Home buyers consider many factors when deciding where to purchase a home, such as highway access, neighborhood setting, public amenities and more, but a home’s proximity to wetlands and waterways is often overlooked. In fact, many homeowners are surprised to find out that the home they have owned for years does not simply abut such protected lands, but rather some or all of their property is considered legally protected land.
Unfortunately many homeowners do not realize how important this information is until they run into a roadblock while selling their home or attempting to obtain a building permit.
As the national leader in laws that protect wetlands, rivers and waterfronts, Massachusetts has some of the strictest and farthest-reaching regulations in the nation. In order to understand what constitutes legally protected wetlands, riverbanks and other water-related areas, it is important for homebuyers to understand how Massachusetts defines such lands and their regulation.
There are three Massachusetts acts that govern wetland and waterway uses. The first and oldest is the Public Waterfront Act of 1866, which protects local waterways from private, non-water related uses.
The second is the 1963 Wetlands Protection Act, which goes beyond protecting waterways to restrict the use of land that is sometimes submerged in water, such as flood plains, swamps, marshes, et cetera. This act serves to protect private and public water supplies, ground water, shellfish beds, fisheries, and wildlife habitats. It is also purposed to provide flood control and to prevent storm damage and pollution.
The third act, the 1996 Rivers Protection Act, places restrictions on nearly 9,000 miles of Massachusetts riverbanks and surrounding acreage and has been incorporated into the Wetlands Protection Act.
Although these three acts govern the bulk Massachusetts wetlands and waterway uses, there are also local by-laws, which usually add to state’s list of restrictions and/or expand the protected area. Most commonly, cities and town have zoning overlays, specifically aquifer protection districts, which protect public water supplies that might otherwise be subjected to contamination.
Protections at the state and local level entail a slew of restrictions with stiff penalties for violators. The state strictly forbids any kind of altering, building, landscaping (even pruning), dumping (even leaves), grading, filling, or clearing of protected wetlands or riverbank areas without a permit. At the local level, towns and cities may expand these protected areas as mentioned above.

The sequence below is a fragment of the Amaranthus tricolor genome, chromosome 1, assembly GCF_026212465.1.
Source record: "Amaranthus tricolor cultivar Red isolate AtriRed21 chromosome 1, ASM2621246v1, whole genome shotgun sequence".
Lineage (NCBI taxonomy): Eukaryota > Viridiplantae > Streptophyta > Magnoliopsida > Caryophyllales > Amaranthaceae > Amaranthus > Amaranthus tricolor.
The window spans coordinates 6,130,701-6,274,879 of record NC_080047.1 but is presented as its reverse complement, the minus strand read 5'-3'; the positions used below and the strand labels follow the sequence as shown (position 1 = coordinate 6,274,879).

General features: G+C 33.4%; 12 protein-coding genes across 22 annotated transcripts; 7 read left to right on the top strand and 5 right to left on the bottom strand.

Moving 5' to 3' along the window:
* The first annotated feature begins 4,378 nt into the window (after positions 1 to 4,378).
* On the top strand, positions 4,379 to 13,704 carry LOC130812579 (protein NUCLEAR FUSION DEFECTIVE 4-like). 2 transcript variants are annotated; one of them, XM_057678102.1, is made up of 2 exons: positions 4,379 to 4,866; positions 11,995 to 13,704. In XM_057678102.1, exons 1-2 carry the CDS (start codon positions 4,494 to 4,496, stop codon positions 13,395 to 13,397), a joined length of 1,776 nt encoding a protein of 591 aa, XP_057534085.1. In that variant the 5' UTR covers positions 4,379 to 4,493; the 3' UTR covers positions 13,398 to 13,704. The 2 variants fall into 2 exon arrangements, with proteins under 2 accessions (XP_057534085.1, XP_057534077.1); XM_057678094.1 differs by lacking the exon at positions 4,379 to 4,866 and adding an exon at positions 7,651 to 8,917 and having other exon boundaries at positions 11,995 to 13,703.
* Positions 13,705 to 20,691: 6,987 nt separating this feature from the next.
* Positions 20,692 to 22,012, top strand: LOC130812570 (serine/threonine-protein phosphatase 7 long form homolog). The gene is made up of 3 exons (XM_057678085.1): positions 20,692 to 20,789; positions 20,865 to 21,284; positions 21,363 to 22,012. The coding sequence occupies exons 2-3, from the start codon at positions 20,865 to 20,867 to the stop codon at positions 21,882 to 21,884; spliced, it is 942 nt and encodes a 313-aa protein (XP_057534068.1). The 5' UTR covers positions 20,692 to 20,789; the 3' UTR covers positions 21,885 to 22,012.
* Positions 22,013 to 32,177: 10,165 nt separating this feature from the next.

In addition local aquifer protection zones may limit the use of septic systems, underground storage tanks and other commonly used fixtures and items that pose a contamination risk to public water supplies. Homeowners who are planning outdoor home improvements that entail any of these activities or items, and whose property abuts or is on protected land, should assume they cannot do anything to their property without a permit from their local conservation commission.
As such these tight restrictions can pose a problem when homeowners seek to alter their home’s exterior or its yard. Adding a deck, building a shed, expanding a driveway, or even cutting back bothersome tree limbs may not be allowed. In addition, in order to sell a home situated on or near protected land, some owners may need to move or remove property fixtures such as a shed or fence before their closing in order to be compliant with the state and local conservation laws.
In addition to the possible issues mentioned above, there are other considerations when purchasing a home that abuts or is built on wetlands. Homes located near wetlands may have flooding problems. In addition homes that were built wholly or partially on filled wetlands may face significant, chronic structural problems due to a combination of unfavorable environmental factors and poor construction. Another issue that is often overlooked is the flooding of formerly dry homes that abut new construction developments that are built on wetlands. A soundly constructed, dry home situated next to a new development that has been built wholly or partially on wetlands that were filled in can cause formerly dry homes to have flooding problems due to the lack of places for water to go.
Despite potential problems, land that abuts wetlands and waterways provides benefits that many homebuyers seek such as beautiful scenery and extra privacy. Since Massachusetts has nearly 50,000 acres of wetlands, 9,000 miles of protected riverbank areas and hundreds of protected aquifers, buyers should do their homework.
The Massachusetts Geographic Information System (Mass GIS) provides maps and information about protected areas, and local conservation agents can also provide maps and information regarding protected areas, including more detailed information about which properties are governed by additional local by-laws that might pose further restrictions. Those who plan to buy a home in any city or town that includes wetlands, waterways or aquifers should enlist a real estate professional or attorney to assist in researching whether their potential new home abuts or includes protected land.
The information on this Web site is not legal advice, but for informational purposes only. Please read the full disclaimer.
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